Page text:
A database dictionary or repository stores descriptions of:

  1. data elements defined in all tables,
  2. tables defined in all databases,
  3. indexes defined for each table,
  4. defined databases,
  5. programs that access the database,
  6. access authorizations for all users, and
  7. relationships among data elements ( Retrieved Nov 23, 2006).

There are different types of data dictionaries. Included with the DBMS is the “integrated data dictionary.” A “stand-alone data dictionary” maybe available from a vendor. An “active data dictionary” has the potential to be updated by the DBMS automatically whereas the “passive data dictionary… requires a batch process to create and update the dictionary” ( Retrieved Nov 23, 2006).

The second component, DBMS utilities, is essentially for maintaining the database. These are programs that enable the user to undertake this maintenance by creating, editing and deleting the data, records and files. This component also includes automatic backup and recovery procedures ( Retrieved Nov 23, 2006). The database user can monitor the types of data being input and sort it by key fields because of DBMS utilities (Williams & Sawyer, p. 416).

The third component of a database management system (DBMS) makes the whole thing worthwhile. This program, the report generator, as the name implies, allows the user of any skill level to generate reports. It can produce on-screen or printed reports or documents from the database, or portion thereof, as specified by the user. For example, the user may specify the format as per row, column or page headers (Williams & Sawyer, p. 416 and Retrieved Nov 23, 2006).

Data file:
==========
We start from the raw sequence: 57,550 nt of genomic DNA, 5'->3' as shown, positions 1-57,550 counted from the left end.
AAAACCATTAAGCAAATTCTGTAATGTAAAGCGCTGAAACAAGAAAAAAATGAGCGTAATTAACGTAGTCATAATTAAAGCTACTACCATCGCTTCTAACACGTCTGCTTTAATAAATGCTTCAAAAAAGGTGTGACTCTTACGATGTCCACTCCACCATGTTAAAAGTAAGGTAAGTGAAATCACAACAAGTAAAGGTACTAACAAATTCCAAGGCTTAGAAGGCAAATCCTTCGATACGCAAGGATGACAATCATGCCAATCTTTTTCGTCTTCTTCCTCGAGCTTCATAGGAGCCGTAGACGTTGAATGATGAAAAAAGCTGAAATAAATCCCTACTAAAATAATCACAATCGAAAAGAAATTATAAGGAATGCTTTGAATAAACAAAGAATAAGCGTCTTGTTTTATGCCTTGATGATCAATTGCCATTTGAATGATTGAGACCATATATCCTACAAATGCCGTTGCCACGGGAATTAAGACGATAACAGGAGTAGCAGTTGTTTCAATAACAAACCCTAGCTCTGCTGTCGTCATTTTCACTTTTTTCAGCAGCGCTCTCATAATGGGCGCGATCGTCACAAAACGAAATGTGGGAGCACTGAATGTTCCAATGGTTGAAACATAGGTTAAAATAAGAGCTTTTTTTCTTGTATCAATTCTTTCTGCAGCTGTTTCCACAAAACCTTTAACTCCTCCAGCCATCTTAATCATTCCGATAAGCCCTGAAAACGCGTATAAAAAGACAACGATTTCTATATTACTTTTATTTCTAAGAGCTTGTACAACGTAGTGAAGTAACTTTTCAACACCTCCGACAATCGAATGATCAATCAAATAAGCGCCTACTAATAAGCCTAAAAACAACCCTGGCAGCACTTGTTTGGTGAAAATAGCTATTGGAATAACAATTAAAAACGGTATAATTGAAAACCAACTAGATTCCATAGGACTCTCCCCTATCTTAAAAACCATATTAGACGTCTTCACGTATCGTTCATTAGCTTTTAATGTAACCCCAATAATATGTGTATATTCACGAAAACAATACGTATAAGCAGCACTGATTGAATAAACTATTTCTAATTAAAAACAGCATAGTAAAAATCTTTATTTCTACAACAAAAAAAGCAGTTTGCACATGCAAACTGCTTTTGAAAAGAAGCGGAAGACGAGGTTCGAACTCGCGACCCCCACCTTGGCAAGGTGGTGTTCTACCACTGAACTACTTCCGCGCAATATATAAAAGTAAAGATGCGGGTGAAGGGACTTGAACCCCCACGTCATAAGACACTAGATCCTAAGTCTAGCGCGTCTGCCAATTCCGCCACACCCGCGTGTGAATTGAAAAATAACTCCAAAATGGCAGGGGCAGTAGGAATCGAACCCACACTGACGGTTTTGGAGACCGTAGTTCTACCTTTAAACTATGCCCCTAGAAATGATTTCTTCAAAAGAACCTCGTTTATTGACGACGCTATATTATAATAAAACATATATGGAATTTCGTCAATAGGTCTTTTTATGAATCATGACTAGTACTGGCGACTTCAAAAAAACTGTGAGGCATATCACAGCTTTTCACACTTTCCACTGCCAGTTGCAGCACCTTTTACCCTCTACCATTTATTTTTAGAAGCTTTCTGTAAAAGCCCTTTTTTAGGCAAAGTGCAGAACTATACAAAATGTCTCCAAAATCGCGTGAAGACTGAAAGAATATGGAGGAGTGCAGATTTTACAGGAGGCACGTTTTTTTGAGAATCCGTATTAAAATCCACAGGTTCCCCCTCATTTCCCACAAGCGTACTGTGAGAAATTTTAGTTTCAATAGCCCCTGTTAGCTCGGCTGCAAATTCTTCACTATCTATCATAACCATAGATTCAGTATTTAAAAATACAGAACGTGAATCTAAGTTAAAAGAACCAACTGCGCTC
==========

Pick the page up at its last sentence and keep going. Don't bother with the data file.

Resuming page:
DBMS - Database AdministratorEdit

Database Administrator:

It is a person who analyzes, administers, coordinates, controls and manages activities within the data administration department. Also, this person handles organization’s “database” administration and data relationship.

Database Administrator can perform a variety of activities as follow:

  • Establish and enforce policies about user privacy. Database access and security
  • Implement and manage configuration management approach for all database
  • Implement and manage database change management processes
  • Implement and manage a backup / restore strategy
  • Provide proactive performance monitoring of databases.
  • Monitor databases and server system configuration for performance optimization
  • Install software and upgrades
  • Develop a strategy to manage large data volume growth and address impacts on auditing, backups and restores
  • Develop a working knowledge of applications deployed on the database
  • Maintain knowledge and proficiency of current and upcoming hardware/software technologies

(retrieved December 10, 2006 from: